But this is more than just an achievement on the scientific level. It is also a technological feat because of the numerous requirements that are needed to be able to have an experiment on the ISS, as stated in the review:
Aveline and colleagues’ technological achievement is remarkable. Their apparatus needed to satisfy the strict mass, volume and power-consumption requirements of the International Space Station, and be robust enough to operate for years without needing to be serviced. The authors’ Earth-orbiting BECs provide new opportunities for research on quantum gases, as well as for atom interferometry, and pave the way for missions that are even more ambitious.
If you have ever designed an experiment, you know of all the issues involved, not just the scientific ones. This includes engineering, robustness, economics/costs, etc. So I can't imagine what they had to come up with to be able to send something up there and basically run this with very little to no involvement from the astronauts onboard.
Very well done indeed!
 D.C. Aveline et al. Nature v.582, p.193 (2020).
Thursday, June 04, 2020
It's interesting that in the list of funding agencies, NASA is absent. This goes to show you that many of these research activities that seem to be "astronomy-related" are not the sole domain of NASA. In fact, the area of particle-astrophysics is more closely related to particle physics than astronomy.
The video didn't clarify explicitly that in looking at the "spectrum" of light from each of these celestial bodies, one gets the radial velocity of these bodies with respect to us (i.e. via the amount of redshift), not its distance from us. That last piece of information can only be "deduced" using the radial velocity and the Hubble equation, i.e. the Hubble constant, a number that is still being refined.
Still, this new telescope is going to be quite exciting in revealing more of the mysteries of dark energy.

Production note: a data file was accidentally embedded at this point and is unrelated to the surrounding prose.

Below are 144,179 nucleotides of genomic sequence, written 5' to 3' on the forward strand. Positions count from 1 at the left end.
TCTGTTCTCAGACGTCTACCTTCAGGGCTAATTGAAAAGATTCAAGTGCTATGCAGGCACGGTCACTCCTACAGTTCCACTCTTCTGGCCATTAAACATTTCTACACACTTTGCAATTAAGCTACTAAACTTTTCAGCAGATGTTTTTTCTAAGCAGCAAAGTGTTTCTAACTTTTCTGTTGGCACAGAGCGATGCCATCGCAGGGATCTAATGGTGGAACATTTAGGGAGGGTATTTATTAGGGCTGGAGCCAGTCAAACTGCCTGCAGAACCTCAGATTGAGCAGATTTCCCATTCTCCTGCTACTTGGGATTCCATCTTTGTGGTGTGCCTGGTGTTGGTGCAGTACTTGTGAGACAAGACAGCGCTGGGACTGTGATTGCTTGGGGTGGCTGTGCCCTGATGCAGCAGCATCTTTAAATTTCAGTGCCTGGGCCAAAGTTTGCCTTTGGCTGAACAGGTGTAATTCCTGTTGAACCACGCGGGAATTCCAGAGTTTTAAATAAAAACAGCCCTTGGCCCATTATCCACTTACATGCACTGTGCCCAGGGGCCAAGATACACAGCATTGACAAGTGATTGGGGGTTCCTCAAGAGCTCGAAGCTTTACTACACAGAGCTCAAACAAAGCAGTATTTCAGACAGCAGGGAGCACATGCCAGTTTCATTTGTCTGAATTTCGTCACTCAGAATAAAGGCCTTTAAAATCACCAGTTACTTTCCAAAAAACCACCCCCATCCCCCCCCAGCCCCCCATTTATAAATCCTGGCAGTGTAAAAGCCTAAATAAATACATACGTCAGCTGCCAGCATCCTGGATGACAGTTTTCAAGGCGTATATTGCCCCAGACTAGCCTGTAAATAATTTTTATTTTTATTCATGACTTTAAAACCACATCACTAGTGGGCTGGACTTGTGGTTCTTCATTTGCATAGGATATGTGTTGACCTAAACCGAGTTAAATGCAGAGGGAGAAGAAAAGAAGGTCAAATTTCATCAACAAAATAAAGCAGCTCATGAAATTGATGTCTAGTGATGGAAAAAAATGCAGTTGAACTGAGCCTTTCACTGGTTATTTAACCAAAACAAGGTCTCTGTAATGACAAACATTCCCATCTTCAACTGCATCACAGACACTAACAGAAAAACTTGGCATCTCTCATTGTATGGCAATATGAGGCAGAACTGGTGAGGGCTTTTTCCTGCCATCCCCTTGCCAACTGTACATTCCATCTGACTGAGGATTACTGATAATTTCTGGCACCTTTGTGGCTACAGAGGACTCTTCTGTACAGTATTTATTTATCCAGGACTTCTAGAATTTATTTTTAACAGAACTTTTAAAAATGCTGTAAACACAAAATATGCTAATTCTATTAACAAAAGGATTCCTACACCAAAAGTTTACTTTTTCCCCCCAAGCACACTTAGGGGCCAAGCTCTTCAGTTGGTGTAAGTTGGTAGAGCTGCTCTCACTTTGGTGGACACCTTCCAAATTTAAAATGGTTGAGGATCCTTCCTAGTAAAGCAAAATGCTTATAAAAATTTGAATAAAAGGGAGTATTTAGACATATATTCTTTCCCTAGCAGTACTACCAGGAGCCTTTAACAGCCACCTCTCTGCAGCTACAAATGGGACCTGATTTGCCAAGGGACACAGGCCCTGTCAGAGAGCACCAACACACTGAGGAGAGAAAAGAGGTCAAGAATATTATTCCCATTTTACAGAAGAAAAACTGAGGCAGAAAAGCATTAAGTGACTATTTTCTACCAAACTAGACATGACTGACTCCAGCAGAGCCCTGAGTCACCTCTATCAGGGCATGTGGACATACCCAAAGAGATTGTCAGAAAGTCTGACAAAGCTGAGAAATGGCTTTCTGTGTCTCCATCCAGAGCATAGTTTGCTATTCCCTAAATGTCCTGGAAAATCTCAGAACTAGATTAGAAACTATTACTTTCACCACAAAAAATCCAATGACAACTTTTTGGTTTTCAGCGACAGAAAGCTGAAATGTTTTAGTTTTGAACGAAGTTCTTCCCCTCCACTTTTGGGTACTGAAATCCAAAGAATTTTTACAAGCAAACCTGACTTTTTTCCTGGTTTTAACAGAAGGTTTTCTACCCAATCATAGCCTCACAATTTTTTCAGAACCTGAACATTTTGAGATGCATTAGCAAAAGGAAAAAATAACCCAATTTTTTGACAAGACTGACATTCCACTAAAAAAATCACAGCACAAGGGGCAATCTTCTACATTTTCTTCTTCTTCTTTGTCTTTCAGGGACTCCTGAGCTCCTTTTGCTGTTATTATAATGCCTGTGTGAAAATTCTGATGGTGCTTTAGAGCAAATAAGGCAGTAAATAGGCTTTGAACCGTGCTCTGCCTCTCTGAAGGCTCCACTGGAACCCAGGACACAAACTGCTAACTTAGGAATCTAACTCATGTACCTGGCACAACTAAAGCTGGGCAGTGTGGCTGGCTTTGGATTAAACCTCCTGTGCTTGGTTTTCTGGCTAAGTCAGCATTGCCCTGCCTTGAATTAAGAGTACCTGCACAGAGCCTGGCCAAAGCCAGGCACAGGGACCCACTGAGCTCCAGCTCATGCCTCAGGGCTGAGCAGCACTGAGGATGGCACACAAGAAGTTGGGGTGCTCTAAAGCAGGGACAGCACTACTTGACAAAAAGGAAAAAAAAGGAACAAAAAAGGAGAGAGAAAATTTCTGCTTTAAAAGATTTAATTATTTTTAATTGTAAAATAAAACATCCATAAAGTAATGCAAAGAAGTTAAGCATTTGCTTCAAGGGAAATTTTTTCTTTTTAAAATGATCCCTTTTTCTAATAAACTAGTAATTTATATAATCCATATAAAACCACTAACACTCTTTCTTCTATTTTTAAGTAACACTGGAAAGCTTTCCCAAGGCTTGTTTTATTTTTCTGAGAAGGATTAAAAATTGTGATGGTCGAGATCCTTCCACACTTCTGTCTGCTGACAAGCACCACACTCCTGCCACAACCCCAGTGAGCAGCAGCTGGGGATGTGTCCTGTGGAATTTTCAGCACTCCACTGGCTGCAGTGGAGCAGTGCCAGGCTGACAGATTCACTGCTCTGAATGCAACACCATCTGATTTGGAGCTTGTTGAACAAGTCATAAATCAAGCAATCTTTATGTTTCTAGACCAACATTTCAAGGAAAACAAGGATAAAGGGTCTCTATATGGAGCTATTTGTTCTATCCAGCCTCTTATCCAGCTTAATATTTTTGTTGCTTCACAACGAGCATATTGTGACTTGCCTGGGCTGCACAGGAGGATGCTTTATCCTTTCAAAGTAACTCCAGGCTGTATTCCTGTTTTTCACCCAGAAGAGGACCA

Thursday, May 21, 2020
During in-person lectures, says Greco, the instructor would pose a question every 10 minutes or so. The students would discuss the question with their neighbors for a few minutes and then submit their answers. “If most of them get the right answer, I move on,” says Greco. “If not, I adjust the live lecture.” That doesn’t work as well online: Student discussion is harder to facilitate and web-based interactions are much slower. In person, he adds, “you can tell if someone is paying attention, but that’s hard to do virtually.”
I use "clickers" in class to do a quick snapshot if the students understood the concept that was presented. And certainly, student-to-student discussion is a part of it especially if the first round of in-class question didn't produce a correct response. This can't be done during a Zoom session even though it has a Poll feature. Student discussion was almost non-existent, and we had to revert back to almost passive learning, which killed me since I'm a strong advocate for active learning.
I did resorted to giving them at-home projects as part of the material where they used simulations and virtual experiments to investigate something that was relevant to the topic of that week. But it isn't the same, obviously.